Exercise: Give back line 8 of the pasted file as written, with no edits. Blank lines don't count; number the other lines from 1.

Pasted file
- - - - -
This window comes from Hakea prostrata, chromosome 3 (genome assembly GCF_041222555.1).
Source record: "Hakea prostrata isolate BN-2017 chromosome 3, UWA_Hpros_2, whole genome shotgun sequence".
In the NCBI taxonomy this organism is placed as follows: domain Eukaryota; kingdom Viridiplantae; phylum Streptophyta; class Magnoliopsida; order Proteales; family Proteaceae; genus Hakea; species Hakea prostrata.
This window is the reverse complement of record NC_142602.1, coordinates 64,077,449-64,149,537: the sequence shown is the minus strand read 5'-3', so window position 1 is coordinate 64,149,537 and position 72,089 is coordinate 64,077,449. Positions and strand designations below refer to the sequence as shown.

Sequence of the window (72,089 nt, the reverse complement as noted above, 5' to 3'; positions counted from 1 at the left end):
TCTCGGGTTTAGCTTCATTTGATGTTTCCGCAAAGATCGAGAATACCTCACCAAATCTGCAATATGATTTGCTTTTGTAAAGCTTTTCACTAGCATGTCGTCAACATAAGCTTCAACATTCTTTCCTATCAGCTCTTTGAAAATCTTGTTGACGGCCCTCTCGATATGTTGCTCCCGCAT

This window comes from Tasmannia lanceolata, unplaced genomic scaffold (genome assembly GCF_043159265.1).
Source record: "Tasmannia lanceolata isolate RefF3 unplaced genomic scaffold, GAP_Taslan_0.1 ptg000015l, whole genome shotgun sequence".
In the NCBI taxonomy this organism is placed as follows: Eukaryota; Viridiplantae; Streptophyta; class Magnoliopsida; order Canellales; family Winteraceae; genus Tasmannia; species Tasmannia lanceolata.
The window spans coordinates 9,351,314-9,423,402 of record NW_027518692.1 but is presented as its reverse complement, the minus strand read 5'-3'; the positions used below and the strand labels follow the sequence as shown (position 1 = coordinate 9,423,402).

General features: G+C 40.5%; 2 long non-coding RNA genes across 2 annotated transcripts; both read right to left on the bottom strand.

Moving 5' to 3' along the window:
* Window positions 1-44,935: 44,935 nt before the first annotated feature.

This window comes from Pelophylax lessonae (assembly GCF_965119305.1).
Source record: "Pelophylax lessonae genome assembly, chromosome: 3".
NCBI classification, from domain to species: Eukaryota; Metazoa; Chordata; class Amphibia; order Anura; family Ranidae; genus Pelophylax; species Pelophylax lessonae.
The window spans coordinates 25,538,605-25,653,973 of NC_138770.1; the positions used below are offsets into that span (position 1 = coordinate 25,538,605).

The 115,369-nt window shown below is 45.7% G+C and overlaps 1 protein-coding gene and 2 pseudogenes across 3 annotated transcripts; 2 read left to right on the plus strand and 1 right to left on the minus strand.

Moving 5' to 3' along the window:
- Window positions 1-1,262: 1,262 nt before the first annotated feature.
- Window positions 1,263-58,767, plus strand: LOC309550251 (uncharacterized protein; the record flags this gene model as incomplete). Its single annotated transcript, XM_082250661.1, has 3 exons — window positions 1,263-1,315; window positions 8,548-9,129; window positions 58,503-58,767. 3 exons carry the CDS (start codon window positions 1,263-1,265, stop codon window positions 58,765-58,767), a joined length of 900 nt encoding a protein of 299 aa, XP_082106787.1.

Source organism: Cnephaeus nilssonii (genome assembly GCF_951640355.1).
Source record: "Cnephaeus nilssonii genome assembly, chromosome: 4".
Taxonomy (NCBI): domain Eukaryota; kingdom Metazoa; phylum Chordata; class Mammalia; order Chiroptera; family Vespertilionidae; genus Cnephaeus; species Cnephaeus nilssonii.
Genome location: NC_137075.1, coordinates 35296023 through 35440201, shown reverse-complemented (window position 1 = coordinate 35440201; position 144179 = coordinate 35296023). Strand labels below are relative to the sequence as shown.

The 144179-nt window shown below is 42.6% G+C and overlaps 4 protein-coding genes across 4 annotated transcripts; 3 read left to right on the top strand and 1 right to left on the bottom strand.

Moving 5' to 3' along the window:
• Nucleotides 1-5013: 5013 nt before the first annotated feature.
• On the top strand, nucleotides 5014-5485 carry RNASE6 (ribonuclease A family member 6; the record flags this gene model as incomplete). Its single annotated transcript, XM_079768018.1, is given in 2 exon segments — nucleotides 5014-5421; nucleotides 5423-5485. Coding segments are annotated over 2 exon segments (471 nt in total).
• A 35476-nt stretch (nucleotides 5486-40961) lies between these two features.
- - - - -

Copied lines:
Source record: "Tasmannia lanceolata isolate RefF3 unplaced genomic scaffold, GAP_Taslan_0.1 ptg000015l, whole genome shotgun sequence".